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Review
. 2013;24:67-85.
doi: 10.1159/000342505. Epub 2013 Feb 1.

Primary Generalized Familial and Sporadic Glucocorticoid Resistance (Chrousos Syndrome) and Hypersensitivity

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Free PMC article
Review

Primary Generalized Familial and Sporadic Glucocorticoid Resistance (Chrousos Syndrome) and Hypersensitivity

Evangelia Charmandari et al. Endocr Dev. .
Free PMC article

Abstract

Familial or sporadic primary generalized glucocorticoid resistance or Chrousos syndrome is a rare genetic condition characterized by generalized, partial, target-tissue insensitivity to glucocorticoids and a consequent hyperactivation of the hypothalamic-pituitary-adrenal (HPA) axis. Primary generalized glucocorticoid hypersensitivity (PGGH) represents the mirror image of the former, and is characterized by generalized, partial, target-tissue hypersensitivity to glucocorticoids, and compensatory hypoactivation of the HPA axis. The molecular basis of both conditions has been ascribed to mutations in the human glucocorticoid receptor (hGR) gene, which impair the molecular mechanisms of hGR action and alter tissue sensitivity to glucocorticoids. This review summarizes the pathophysiology, molecular mechanisms and clinical aspects of Chrousos syndrome and PGGH.

Figures

Fig. 1
Fig. 1
a Schematic representation of the structure of the hGR gene. Alternative splicing of the primary transcript gives rise to the two mRNA and protein isoforms, hGRα and hGRβ. b Functional domains of the hGRα. The functional domains and subdomains are indicated beneath the linearized protein structures. NL = Nuclear localization.
Fig. 2
Fig. 2
Nucleocytoplasmic shuttling of the GR. Upon binding to the ligand, the activated hGRα dissociates from heat shock proteins (HSPs) and translocates into the nucleus, where it homodimerizes and binds to GREs in the promoter region of target genes or interacts with other transcription factors (TFs), such as activator protein-1, nuclear factor-κB and signal transducer and activator of transcription-5, ultimately modulating the transcriptional activity of respectively GRE- or TFRE-containing genes.
Fig. 3
Fig. 3
Location of the known mutations of the hGR gene causing Chrousos syndrome.
Fig. 4
Fig. 4
Arginine (R) to glutamine (Q) replacement at amino acid 714 of the hGRα alters 3-D structure of its LBD. a, b Arginine (R) to glutamine (Q) replacement at amino acid 714 of the hGRα causes formation of a new salt bridge between arginine (R) at 704 and aspartic acid (D) at 662. a In the wild-type hGRα LBD, R714 is tightly bound to D662 through an electrostatic salt bridge. b Substitution of arginine by glutamine in the hGRαR714Q LBD results in a rearrangement of the side chains, forming a new salt bridge between R704 and D662, while displacing Q714. This relaxes some constraint on helix 10 and results in structural changes throughout the LBD. c, d hGRαR714Q LBD has altered ligand-binding pocket. The ligand-binding pocket of the wild-type hGRα (c) and hGRαR714Q (d) are shown. Arginine to glutamine replacement at amino acid 714 causes alteration in the ligand-binding pocket in hGRαR714Q LBD. The greatest change observed between the wild-type hGRα LBD and hGRαR714Q LBD is in the rotameric state of Y735. e, f hGRαR714Q LBD has the destabilized AF-2 surface that blocks optimal binding of the LXXLL coactivator motif. The thickness and color of the Cα trace of the wild-type hGRα LBD (e) and hGRαR714Q LBD (f) indicate the areas of least (thin and blue) to most (thick and red) motion over the course of the simulation. As expected, the termini of the LBD and the bound peptide move the most. f There is significant motion at the mutation site (asterisk) in the mutant LBD, but not in the wildtype LBD, suggesting that the mutation causes destabilization in this structural area. The bound LXXLL peptide is, thus, more labile in the mutant LBD structure, as seen by the thickness of its Cα trace.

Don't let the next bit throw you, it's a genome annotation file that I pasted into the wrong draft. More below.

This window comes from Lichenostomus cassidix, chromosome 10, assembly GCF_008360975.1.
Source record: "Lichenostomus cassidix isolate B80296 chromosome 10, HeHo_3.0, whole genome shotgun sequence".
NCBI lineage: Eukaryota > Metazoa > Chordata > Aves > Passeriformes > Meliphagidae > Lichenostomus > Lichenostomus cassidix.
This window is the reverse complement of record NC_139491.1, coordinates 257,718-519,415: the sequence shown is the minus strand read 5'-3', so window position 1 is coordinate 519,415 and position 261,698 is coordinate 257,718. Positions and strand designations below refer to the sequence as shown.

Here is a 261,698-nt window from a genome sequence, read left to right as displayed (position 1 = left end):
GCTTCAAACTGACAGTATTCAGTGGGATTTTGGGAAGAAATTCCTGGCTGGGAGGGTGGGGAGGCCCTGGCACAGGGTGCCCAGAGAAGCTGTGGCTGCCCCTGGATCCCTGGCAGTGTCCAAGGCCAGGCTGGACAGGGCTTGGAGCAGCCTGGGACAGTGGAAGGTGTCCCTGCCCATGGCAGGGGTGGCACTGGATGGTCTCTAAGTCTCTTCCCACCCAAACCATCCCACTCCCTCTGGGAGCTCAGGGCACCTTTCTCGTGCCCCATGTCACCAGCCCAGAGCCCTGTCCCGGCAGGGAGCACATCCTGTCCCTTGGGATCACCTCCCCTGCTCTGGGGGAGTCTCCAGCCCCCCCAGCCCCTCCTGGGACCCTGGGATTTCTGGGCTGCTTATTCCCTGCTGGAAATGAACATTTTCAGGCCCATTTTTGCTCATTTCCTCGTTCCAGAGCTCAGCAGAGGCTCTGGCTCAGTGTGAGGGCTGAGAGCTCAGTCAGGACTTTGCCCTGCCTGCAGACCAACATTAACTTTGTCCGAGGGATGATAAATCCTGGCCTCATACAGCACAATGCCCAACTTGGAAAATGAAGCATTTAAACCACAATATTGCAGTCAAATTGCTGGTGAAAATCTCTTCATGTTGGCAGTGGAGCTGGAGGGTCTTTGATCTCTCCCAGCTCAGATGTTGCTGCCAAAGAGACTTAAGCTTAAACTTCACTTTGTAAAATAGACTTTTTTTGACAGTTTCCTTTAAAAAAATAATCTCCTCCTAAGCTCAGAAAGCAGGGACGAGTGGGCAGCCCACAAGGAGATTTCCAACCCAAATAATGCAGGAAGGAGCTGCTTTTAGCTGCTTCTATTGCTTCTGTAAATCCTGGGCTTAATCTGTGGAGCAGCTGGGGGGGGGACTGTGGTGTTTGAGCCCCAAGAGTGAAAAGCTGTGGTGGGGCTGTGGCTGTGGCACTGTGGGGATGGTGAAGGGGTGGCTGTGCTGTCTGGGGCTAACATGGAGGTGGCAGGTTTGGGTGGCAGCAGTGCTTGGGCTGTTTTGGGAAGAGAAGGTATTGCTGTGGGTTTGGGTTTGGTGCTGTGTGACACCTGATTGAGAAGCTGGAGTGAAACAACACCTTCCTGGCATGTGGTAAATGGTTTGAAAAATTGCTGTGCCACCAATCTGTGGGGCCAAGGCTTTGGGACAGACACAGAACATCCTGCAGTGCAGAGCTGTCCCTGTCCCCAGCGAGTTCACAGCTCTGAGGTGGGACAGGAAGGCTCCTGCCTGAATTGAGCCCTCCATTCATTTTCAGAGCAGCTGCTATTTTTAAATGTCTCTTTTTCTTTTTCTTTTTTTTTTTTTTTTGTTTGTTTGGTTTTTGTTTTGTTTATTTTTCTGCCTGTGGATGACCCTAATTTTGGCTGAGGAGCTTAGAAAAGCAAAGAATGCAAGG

Fig. 5
Fig. 5
Schematic representation of the hGR gene polymorphisms located in the aminoterminal domain of the receptor and a summary of their clinical associations. CRP = C-reactive protein.

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